5.0289 EMMA: Athena Language Learning Project (1/93)

Elaine Brennan & Allen Renear (EDITORS@BROWNVM.BITNET)
Mon, 26 Aug 1991 18:37:33 EDT

Humanist Discussion Group, Vol. 5, No. 0289. Monday, 26 Aug 1991.

Date: Wed, 21 Aug 91 17:27:46 EDT
From: Janet H. Murray <jhmurray@ATHENA.MIT.EDU>
Subject: Request for Comments on a Proposed MultiMedia System for Humanists

Environment for MultiMedia Authoring (EMMA)
Request for Comments

Athena Language Learning Project
Massachusetts Institute of Technology

My group at MIT (the Athena Language Learning Project) is considering
developing a hypermedia authoring system that will allow users with no
programming experience to create, annotate, browse, and search large multimedia
documents. Before we begin, we are trying to find out if there are other
programs, either finished or in development on any platform, that we should
investigate or that would make our work unnecessary. We are also interested in
feedback from potential users of such a program about whether our system would
meet their needs.

We're calling it an Environment for MultiMedia Authoring (EMMA). Initial
development will be done on the Macintosh, using MacApp and C++. The user
interface will allow various "frames" of information to be created in a single
document, with each top-level frame appearing in its own window. There will be
text, graphics, audio, and video frames. A frame or selection within a frame
can be either pasted into or linked to a selection in any other frame, even
between different types of frames. Thus, a video selection can be pasted into
an essay to illustrate a point, or an audio selection can be linked to related
textual commentary.

In addition to browsing through a document, users will be able to search for
frames containing a particular word, sound, or image. More powerful search
commands will also allow users to search for particular relationships, such as
all video frames linked to text containing a specific word. Additional frame
types, like outlines and tables, will be provided to organize information more
uniformly than links can, and the more powerful search commands will be able to
search for particular relationships within these structures.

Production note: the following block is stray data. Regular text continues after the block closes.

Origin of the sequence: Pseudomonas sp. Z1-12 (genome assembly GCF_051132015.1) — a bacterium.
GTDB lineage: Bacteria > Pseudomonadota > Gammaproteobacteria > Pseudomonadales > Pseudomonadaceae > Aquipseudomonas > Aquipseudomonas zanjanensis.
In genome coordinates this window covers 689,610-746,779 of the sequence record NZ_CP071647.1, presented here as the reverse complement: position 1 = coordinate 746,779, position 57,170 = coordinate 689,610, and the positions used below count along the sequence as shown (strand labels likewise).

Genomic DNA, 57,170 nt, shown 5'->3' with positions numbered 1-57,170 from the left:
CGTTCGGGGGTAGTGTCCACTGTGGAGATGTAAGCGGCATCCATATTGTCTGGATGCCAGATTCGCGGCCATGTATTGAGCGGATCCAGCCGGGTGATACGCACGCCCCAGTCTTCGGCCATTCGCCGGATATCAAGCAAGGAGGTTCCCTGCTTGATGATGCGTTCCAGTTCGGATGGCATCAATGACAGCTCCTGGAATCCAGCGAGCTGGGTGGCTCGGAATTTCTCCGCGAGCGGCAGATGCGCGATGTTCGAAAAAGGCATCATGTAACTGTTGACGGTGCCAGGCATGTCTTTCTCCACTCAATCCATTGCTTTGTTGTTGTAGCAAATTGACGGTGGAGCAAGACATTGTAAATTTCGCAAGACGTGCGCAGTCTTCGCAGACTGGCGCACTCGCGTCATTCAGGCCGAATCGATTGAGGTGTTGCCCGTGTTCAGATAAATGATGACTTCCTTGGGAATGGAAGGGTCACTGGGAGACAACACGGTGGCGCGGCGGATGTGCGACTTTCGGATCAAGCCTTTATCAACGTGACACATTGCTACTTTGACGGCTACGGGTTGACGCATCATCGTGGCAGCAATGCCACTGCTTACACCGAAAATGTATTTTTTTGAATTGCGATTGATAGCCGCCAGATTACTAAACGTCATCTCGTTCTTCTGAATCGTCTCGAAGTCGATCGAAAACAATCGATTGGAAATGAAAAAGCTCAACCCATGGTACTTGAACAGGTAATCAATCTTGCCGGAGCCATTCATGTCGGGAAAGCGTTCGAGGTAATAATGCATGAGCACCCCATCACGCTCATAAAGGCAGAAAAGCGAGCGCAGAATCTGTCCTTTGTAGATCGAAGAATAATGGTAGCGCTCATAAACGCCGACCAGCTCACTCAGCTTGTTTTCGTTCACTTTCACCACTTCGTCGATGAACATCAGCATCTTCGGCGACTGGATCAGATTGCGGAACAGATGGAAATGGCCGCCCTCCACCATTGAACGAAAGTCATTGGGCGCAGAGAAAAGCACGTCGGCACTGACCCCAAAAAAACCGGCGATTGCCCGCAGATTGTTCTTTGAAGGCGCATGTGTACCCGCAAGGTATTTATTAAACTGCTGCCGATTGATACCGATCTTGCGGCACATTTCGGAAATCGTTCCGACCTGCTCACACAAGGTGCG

Users can define different kinds of links for different purposes, so that
"glossary" links can be distinct from "commentary" links, and searches can be
restricted to include only certain kinds of links. Users browsing through an
EMMA document can also specify which kinds of links they are interested in --
all other links will be made invisible.

Other later enhancements to EMMA may include conditional links that allow users
to create interactive stories and lessons, support for links across EMMA
documents, and special tools to track and organize the contributions of
multiple users. Ultimately, we hope to port EMMA to other platforms, such as
Unix workstations running X-Windows or IBM-compatibles running Microsoft

We hope that EMMA will appeal to people in many disciplines:

* in foreign language teaching, to provide students with video immersion in a
foreign culture, while providing them with the comprehension aids and cultural
notes they need to fully understand difficult material

* in the study of film, where scripts, shot breakdowns, and expert commentary
can be combined with precise control of the video to provide an ideal research

* in literary studies, where the integrity of a text such as a novel or play
must be maintained while linking it to commentary or auxiliary materials such
as photographs or videos of stage productions

* in writing courses, to study the variety of hypertext structures available
for technical education or the creation of non-linear narratives

* in any discipline where complex information, particularly information in
mixed media, needs to be stored, organized, and retrieved without violating its
natural format

EMMA will be distributed with several "template" documents to simplify the
creation of common hypermedia documents like glossaries, video transcriptions,
and textual annotations. Initial development of EMMA will focus on several
interactive video projects that are currently in progress at MIT, including
interactive videos for learning French, Spanish, German, and Japanese, and the
creation of an interactive Shakespeare archive consisting of quarto and folio
texts and multiple performances of the plays on videodisc. For these projects,
we will concentrate on making EMMA work with industrial videodisc players, but
we eventually hope to support QuickTime video and audio, and CD-ROM audio.

All comments are welcome. Please send replies to:

snail mail: Stuart A. Malone
MIT, room 20B-231
18 Vassar Street
Cambridge, MA 02139

internet: samalone@athena.mit.edu

bitnet: samalone%athena.bitnet@mitvma

------- End of Forwarded Message